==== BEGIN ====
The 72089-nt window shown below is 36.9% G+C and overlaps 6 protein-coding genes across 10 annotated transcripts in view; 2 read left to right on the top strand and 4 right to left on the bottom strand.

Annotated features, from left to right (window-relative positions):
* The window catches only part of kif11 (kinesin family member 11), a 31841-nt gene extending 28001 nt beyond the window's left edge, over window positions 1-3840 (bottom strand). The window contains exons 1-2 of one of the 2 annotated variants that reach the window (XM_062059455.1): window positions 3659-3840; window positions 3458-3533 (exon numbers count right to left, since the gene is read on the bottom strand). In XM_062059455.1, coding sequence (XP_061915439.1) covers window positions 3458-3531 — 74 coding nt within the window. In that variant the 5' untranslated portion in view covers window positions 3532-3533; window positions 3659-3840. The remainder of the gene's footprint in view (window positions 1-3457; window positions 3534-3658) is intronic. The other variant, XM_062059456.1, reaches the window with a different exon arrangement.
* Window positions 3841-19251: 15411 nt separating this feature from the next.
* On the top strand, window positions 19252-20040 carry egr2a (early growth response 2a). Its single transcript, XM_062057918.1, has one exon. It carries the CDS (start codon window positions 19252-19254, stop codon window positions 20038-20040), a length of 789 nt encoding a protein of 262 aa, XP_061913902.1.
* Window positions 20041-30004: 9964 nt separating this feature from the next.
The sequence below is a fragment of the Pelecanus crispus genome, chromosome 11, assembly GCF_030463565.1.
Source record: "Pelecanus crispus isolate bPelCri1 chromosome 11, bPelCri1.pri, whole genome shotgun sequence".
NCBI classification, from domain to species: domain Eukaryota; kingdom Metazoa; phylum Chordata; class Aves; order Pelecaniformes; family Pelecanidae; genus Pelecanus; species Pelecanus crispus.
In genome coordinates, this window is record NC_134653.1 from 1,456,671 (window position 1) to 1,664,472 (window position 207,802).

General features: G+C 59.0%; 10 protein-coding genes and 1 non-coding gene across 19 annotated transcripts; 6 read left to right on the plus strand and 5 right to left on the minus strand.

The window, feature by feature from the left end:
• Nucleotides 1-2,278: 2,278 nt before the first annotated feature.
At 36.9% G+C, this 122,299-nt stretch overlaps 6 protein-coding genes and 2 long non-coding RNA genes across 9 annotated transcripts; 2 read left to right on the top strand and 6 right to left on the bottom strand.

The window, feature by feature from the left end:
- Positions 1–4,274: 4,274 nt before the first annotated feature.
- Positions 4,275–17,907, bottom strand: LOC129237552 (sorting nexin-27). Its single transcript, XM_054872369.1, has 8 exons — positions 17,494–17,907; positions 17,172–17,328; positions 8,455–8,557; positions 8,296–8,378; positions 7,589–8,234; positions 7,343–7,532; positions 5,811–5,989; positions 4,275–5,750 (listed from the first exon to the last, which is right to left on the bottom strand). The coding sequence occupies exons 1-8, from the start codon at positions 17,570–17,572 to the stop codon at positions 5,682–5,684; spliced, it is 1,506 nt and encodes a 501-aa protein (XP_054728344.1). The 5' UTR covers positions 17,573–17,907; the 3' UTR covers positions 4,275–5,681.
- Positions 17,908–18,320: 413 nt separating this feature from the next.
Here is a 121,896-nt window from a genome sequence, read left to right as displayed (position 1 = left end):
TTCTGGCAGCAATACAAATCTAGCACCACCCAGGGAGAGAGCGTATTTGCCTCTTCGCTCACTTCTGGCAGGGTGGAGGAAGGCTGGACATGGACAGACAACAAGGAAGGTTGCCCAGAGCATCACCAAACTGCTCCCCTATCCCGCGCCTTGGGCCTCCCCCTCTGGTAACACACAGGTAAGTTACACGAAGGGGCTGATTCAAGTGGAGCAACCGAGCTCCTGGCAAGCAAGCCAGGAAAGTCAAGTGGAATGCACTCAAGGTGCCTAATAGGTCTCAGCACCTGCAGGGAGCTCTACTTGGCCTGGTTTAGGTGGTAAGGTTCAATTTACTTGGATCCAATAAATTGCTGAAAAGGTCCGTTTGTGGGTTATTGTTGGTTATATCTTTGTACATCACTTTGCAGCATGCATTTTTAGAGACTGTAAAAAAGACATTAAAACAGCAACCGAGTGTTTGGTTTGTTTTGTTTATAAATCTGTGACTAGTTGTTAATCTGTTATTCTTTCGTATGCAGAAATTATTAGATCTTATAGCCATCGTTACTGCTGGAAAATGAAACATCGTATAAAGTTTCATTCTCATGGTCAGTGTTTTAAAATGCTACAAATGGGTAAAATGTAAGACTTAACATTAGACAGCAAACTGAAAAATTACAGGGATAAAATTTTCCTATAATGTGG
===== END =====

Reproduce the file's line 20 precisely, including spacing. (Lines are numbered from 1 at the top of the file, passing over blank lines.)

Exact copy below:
TTCTGGCAGCAATACAAATCTAGCACCACCCAGGGAGAGAGCGTATTTGCCTCTTCGCTCACTTCTGGCAGGGTGGAGGAAGGCTGGACATGGACAGACAACAAGGAAGGTTGCCCAGAGCATCACCAAACTGCTCCCCTATCCCGCGCCTTGGGCCTCCCCCTCTGGTAACACACAGGTAAGTTACACGAAGGGGCTGATTCAAGTGGAGCAACCGAGCTCCTGGCAAGCAAGCCAGGAAAGTCAAGTGGAATGCACTCAAGGTGCCTAATAGGTCTCAGCACCTGCAGGGAGCTCTACTTGGCCTGGTTTAGGTGGTAAGGTTCAATTTACTTGGATCCAATAAATTGCTGAAAAGGTCCGTTTGTGGGTTATTGTTGGTTATATCTTTGTACATCACTTTGCAGCATGCATTTTTAGAGACTGTAAAAAAGACATTAAAACAGCAACCGAGTGTTTGGTTTGTTTTGTTTATAAATCTGTGACTAGTTGTTAATCTGTTATTCTTTCGTATGCAGAAATTATTAGATCTTATAGCCATCGTTACTGCTGGAAAATGAAACATCGTATAAAGTTTCATTCTCATGGTCAGTGTTTTAAAATGCTACAAATGGGTAAAATGTAAGACTTAACATTAGACAGCAAACTGAAAAATTACAGGGATAAAATTTTCCTATAATGTGG